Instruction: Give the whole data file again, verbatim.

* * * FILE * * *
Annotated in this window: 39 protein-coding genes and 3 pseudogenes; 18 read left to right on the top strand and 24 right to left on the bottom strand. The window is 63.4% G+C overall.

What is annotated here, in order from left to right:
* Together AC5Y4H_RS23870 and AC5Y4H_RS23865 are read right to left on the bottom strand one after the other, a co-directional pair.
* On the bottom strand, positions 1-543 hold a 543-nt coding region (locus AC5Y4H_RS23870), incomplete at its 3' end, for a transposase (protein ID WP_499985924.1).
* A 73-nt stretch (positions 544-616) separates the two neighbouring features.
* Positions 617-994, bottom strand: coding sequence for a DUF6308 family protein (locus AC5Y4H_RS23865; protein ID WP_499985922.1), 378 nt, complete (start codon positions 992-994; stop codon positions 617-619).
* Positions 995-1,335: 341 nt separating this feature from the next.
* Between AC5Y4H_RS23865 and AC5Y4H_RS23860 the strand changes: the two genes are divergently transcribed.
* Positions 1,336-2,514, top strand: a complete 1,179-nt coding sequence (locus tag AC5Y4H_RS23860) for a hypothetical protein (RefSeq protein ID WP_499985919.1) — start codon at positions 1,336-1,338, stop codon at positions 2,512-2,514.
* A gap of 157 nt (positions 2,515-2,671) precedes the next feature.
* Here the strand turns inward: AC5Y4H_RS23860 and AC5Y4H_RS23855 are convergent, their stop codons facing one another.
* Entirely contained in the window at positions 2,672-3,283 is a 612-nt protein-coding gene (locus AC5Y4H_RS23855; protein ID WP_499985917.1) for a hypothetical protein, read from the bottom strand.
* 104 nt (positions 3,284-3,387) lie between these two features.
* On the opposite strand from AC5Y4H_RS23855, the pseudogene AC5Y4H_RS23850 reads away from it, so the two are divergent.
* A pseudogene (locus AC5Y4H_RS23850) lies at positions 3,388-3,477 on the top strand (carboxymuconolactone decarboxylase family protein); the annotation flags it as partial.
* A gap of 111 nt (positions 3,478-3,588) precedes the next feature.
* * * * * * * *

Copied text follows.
Annotated in this window: 39 protein-coding genes and 3 pseudogenes; 18 read left to right on the top strand and 24 right to left on the bottom strand. The window is 63.4% G+C overall.

What is annotated here, in order from left to right:
* Together AC5Y4H_RS23870 and AC5Y4H_RS23865 are read right to left on the bottom strand one after the other, a co-directional pair.
* On the bottom strand, positions 1-543 hold a 543-nt coding region (locus AC5Y4H_RS23870), incomplete at its 3' end, for a transposase (protein ID WP_499985924.1).
* A 73-nt stretch (positions 544-616) separates the two neighbouring features.
* Positions 617-994, bottom strand: coding sequence for a DUF6308 family protein (locus AC5Y4H_RS23865; protein ID WP_499985922.1), 378 nt, complete (start codon positions 992-994; stop codon positions 617-619).
* Positions 995-1,335: 341 nt separating this feature from the next.
* Between AC5Y4H_RS23865 and AC5Y4H_RS23860 the strand changes: the two genes are divergently transcribed.
* Positions 1,336-2,514, top strand: a complete 1,179-nt coding sequence (locus tag AC5Y4H_RS23860) for a hypothetical protein (RefSeq protein ID WP_499985919.1) — start codon at positions 1,336-1,338, stop codon at positions 2,512-2,514.
* A gap of 157 nt (positions 2,515-2,671) precedes the next feature.
* Here the strand turns inward: AC5Y4H_RS23860 and AC5Y4H_RS23855 are convergent, their stop codons facing one another.
* Entirely contained in the window at positions 2,672-3,283 is a 612-nt protein-coding gene (locus AC5Y4H_RS23855; protein ID WP_499985917.1) for a hypothetical protein, read from the bottom strand.
* 104 nt (positions 3,284-3,387) lie between these two features.
* On the opposite strand from AC5Y4H_RS23855, the pseudogene AC5Y4H_RS23850 reads away from it, so the two are divergent.
* A pseudogene (locus AC5Y4H_RS23850) lies at positions 3,388-3,477 on the top strand (carboxymuconolactone decarboxylase family protein); the annotation flags it as partial.
* A gap of 111 nt (positions 3,478-3,588) precedes the next feature.